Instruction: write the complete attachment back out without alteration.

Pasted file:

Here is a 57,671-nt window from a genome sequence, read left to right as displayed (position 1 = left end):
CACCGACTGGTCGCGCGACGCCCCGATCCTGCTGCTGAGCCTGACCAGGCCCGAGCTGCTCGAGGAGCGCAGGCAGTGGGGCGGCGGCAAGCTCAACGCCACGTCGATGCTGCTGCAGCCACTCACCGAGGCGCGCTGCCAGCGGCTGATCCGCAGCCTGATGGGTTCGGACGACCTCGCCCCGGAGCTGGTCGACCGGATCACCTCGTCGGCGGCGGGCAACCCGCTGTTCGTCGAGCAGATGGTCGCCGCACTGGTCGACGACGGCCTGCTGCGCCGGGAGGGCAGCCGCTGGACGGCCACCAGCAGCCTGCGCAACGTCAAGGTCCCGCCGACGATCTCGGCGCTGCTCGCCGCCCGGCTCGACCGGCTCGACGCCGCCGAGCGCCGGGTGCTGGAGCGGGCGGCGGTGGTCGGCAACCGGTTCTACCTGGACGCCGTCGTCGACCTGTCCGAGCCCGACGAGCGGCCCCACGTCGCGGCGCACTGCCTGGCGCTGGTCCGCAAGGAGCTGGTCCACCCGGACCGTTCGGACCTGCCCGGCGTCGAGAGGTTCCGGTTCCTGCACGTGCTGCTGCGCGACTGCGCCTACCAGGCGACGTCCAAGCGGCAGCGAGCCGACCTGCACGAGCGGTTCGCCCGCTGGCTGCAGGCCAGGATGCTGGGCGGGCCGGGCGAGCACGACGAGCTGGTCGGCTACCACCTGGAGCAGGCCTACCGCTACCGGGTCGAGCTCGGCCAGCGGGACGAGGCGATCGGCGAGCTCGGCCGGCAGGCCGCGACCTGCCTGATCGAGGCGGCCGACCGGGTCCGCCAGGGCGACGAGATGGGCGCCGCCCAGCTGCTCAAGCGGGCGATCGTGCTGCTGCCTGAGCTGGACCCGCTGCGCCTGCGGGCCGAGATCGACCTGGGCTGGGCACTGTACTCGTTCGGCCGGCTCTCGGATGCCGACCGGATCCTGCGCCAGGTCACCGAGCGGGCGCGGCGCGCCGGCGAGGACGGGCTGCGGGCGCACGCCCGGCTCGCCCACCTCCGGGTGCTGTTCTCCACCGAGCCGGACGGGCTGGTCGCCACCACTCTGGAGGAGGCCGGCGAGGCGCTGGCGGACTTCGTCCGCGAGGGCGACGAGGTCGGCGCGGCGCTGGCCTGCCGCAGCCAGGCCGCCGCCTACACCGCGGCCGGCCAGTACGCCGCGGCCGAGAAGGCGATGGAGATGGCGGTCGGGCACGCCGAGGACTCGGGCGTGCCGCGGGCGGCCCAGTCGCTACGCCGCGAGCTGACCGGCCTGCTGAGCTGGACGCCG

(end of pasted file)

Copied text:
Here is a 57,671-nt window from a genome sequence, read left to right as displayed (position 1 = left end):
CACCGACTGGTCGCGCGACGCCCCGATCCTGCTGCTGAGCCTGACCAGGCCCGAGCTGCTCGAGGAGCGCAGGCAGTGGGGCGGCGGCAAGCTCAACGCCACGTCGATGCTGCTGCAGCCACTCACCGAGGCGCGCTGCCAGCGGCTGATCCGCAGCCTGATGGGTTCGGACGACCTCGCCCCGGAGCTGGTCGACCGGATCACCTCGTCGGCGGCGGGCAACCCGCTGTTCGTCGAGCAGATGGTCGCCGCACTGGTCGACGACGGCCTGCTGCGCCGGGAGGGCAGCCGCTGGACGGCCACCAGCAGCCTGCGCAACGTCAAGGTCCCGCCGACGATCTCGGCGCTGCTCGCCGCCCGGCTCGACCGGCTCGACGCCGCCGAGCGCCGGGTGCTGGAGCGGGCGGCGGTGGTCGGCAACCGGTTCTACCTGGACGCCGTCGTCGACCTGTCCGAGCCCGACGAGCGGCCCCACGTCGCGGCGCACTGCCTGGCGCTGGTCCGCAAGGAGCTGGTCCACCCGGACCGTTCGGACCTGCCCGGCGTCGAGAGGTTCCGGTTCCTGCACGTGCTGCTGCGCGACTGCGCCTACCAGGCGACGTCCAAGCGGCAGCGAGCCGACCTGCACGAGCGGTTCGCCCGCTGGCTGCAGGCCAGGATGCTGGGCGGGCCGGGCGAGCACGACGAGCTGGTCGGCTACCACCTGGAGCAGGCCTACCGCTACCGGGTCGAGCTCGGCCAGCGGGACGAGGCGATCGGCGAGCTCGGCCGGCAGGCCGCGACCTGCCTGATCGAGGCGGCCGACCGGGTCCGCCAGGGCGACGAGATGGGCGCCGCCCAGCTGCTCAAGCGGGCGATCGTGCTGCTGCCTGAGCTGGACCCGCTGCGCCTGCGGGCCGAGATCGACCTGGGCTGGGCACTGTACTCGTTCGGCCGGCTCTCGGATGCCGACCGGATCCTGCGCCAGGTCACCGAGCGGGCGCGGCGCGCCGGCGAGGACGGGCTGCGGGCGCACGCCCGGCTCGCCCACCTCCGGGTGCTGTTCTCCACCGAGCCGGACGGGCTGGTCGCCACCACTCTGGAGGAGGCCGGCGAGGCGCTGGCGGACTTCGTCCGCGAGGGCGACGAGGTCGGCGCGGCGCTGGCCTGCCGCAGCCAGGCCGCCGCCTACACCGCGGCCGGCCAGTACGCCGCGGCCGAGAAGGCGATGGAGATGGCGGTCGGGCACGCCGAGGACTCGGGCGTGCCGCGGGCGGCCCAGTCGCTACGCCGCGAGCTGACCGGCCTGCTGAGCTGGACGCCG